To the editor:

Last week, the final reduction in force notifications for Granville Central School went out, and three teachers were notified that their positions were being cut. They include a technology position at the high school, a foreign language position also at the high school and a pre-Kindergarten position. These will join four other teaching positions that will not be backfilled when those teachers retire or resign at the end of this school year. That means that there will be seven fewer teachers in the Granville Central School District when we begin classes in September than we have currently working.

Placing this in the context of other regional schools, other than Fort Edward (which is in another situation entirely), no school decided to eliminate teaching positions even though they find themselves facing a worse economic picture than Granville. Those schools do not find themselves sitting on a massive, nearly $10 million fund balance.

As we lose teachers, we lose programs.

Let’s look at technology. We will be losing our only technology teacher. In this day and age, it seems absurd to discontinue technology education, especially in an era of working from home and increased automation in our production of goods and services. Granville has always invested heavily in our technology program, spending over $20,000 to train this tech teacher in Project Lead the Way in order to learn engineering and math methodologies to teach students the skills essential in those areas for the future. We have invested substantially in VEX Robotics competitions for students and, in recent memory, have made it to world competition every year. Students learn how to work on a team and solve real-world challenges. They experience new fields of inquiry and potential career opportunities. One-third of all graduating Granville students go on to work in an engineering or math field. What a loss for our students this will be.

Having a foreign language teacher is also relevant for today’s world. We now live in a global society that involves learning the cultures and languages of other nations and people. We learn to appreciate, accept and enjoy those who may not be from the same background. This is vital in today’s world where it becomes too easy to disregard those who are different from ourselves. We need to teach Granville students about our vast cultural differences and give them an introduction to the languages that are spoken around the world. This language teacher was beloved by students because of his vivacious teaching style and innovative teaching strategies. What a loss for our students this will be.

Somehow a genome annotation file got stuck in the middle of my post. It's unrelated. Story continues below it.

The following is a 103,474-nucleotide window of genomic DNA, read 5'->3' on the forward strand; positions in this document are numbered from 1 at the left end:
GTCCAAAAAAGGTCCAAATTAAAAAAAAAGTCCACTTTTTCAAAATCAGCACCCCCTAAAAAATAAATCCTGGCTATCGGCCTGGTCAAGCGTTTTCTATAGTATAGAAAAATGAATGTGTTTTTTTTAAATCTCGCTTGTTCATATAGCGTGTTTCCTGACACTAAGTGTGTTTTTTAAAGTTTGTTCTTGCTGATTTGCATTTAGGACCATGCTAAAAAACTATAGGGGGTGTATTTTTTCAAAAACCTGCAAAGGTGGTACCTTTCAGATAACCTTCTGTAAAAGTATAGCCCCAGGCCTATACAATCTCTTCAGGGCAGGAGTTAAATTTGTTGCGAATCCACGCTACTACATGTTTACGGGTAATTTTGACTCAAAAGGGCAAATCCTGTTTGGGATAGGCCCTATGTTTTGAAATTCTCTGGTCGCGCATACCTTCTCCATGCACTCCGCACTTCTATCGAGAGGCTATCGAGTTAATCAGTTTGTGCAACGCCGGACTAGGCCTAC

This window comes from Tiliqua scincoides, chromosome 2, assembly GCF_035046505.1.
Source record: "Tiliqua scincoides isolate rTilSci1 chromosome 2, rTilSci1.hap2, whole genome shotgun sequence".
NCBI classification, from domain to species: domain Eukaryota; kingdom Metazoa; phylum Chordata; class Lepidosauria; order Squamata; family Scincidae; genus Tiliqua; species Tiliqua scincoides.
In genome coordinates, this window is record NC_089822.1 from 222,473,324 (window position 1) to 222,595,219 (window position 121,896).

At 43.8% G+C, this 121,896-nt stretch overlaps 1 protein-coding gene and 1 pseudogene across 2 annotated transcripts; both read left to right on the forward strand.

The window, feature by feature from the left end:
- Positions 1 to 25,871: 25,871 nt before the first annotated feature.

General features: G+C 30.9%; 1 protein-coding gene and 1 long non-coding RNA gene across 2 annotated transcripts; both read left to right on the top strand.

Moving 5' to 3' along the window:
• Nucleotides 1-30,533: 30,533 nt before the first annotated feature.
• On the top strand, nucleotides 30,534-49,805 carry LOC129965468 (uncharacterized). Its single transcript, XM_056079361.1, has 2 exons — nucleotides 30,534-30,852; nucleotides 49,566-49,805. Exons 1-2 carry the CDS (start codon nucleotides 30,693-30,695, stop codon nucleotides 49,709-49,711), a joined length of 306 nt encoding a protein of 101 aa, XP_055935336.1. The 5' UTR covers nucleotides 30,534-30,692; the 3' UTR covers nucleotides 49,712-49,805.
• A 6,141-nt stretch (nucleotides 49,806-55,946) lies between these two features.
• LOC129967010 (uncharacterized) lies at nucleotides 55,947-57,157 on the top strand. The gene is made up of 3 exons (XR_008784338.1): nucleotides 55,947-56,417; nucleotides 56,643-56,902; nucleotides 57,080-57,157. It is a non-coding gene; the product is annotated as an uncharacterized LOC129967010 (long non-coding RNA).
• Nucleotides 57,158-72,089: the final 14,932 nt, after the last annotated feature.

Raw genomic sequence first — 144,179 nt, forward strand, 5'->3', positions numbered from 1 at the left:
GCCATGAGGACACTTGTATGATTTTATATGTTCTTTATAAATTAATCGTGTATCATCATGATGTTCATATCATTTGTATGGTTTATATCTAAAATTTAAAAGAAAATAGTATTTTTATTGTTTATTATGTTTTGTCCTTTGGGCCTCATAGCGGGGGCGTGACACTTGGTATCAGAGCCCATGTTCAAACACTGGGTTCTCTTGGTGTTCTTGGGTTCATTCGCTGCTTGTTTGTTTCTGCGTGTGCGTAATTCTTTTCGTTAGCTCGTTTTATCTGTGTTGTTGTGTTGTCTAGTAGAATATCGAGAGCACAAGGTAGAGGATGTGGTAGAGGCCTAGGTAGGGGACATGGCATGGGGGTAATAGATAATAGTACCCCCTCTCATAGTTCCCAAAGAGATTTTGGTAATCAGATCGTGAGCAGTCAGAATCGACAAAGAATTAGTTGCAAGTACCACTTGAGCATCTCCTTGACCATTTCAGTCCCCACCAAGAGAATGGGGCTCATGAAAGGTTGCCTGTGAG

Pre-Kindergarten education is known to be essential for the later educational success of our students, especially in areas that have higher than normal rates of poverty. Granville children benefit immensely from early and frequent intervention during their primary years of learning. It makes later learning so much easier and successful. We place some of our most vulnerable children at risk of not receiving essential early intervention services with the loss of a pre-K teacher. What a loss for our students.

In light of all that our students will be losing with the elimination of these three teaching postions, it would seem that the BOE of Granville could find the money to retain these invaluable teachers somewhere in that large pot of money called the fund balance. It is time that the parents, the community members and the employers of Granville ask the BOE to put students’ quality of education first on their list of considerations and responsibilities.

Students’ educational welfare should take precedence over hoarding money.

Lisa Davidson, GTA president



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